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When Frank Lloyd Wright was asked in 1959 if his unusual, curved design for the new Solomon R. Guggenheim Museum in New York might overpower the art inside, the architect replied, “On the contrary, it was to make the building and the painting an uninterrupted, beautiful symphony such as never existed in the world of art before.”
Fifty-five years after Wright’s swirling design for the Guggenheim changed the way people view art — and the way architects design museums and galleries — art spaces have continued to come unstuck from the conventional and are often expected to be as much of a draw, and a provocation, as the works they contain.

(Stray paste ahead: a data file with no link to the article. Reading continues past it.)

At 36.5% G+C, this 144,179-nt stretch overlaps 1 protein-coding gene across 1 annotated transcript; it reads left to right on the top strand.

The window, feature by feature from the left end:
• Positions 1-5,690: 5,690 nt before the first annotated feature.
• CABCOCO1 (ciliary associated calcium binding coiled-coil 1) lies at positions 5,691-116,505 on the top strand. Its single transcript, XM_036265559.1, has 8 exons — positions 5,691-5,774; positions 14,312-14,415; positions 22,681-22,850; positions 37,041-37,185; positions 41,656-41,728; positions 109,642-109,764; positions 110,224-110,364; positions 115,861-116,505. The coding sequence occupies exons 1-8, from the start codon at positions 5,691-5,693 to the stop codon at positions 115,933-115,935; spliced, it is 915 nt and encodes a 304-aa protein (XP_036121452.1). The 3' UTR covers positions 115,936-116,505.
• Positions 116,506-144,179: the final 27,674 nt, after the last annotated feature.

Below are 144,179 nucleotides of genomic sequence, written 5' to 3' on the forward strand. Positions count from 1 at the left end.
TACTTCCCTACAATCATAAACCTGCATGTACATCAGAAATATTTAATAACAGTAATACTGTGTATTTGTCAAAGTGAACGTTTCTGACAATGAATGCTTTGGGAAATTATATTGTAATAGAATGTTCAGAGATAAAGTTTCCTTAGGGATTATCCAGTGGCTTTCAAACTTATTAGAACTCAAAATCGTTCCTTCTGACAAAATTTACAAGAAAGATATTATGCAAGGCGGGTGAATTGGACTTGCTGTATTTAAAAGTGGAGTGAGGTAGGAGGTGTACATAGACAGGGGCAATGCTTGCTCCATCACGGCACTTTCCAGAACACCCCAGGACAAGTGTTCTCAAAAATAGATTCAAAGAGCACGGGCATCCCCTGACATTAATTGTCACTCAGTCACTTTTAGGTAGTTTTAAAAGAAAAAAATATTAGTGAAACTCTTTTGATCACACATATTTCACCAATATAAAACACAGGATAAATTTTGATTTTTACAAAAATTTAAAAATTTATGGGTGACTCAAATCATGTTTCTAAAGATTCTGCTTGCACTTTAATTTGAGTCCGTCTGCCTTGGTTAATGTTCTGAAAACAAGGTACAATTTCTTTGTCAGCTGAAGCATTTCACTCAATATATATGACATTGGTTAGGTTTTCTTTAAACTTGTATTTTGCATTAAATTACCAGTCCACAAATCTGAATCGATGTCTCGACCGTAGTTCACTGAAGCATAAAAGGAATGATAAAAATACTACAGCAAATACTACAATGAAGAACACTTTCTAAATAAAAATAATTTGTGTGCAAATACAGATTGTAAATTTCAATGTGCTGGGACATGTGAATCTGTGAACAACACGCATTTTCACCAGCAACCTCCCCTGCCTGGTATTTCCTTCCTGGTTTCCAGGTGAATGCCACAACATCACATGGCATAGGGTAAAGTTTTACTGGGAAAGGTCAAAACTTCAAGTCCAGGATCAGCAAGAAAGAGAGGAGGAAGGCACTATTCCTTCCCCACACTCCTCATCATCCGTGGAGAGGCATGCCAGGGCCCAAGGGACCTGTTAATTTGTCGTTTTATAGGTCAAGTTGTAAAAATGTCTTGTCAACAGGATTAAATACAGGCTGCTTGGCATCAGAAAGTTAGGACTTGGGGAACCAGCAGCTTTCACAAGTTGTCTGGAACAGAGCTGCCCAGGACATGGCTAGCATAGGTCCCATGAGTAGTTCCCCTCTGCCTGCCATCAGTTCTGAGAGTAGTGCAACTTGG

The trend, expressed most obviously in landmark buildings by celebrity architects, has trickled down to small galleries and caused big, traditional institutions to rethink how they display and curate art.
At the Barbican Center in London, the Curve gallery is an example of an unusually shaped art space in the middle of a traditional, rectiform center. Its 90-degree curved design, wrapping around the back of the performing arts center’s main music hall, has been by turns a challenge and a blessing, and its function continues to evolve even after 30 years’ existence.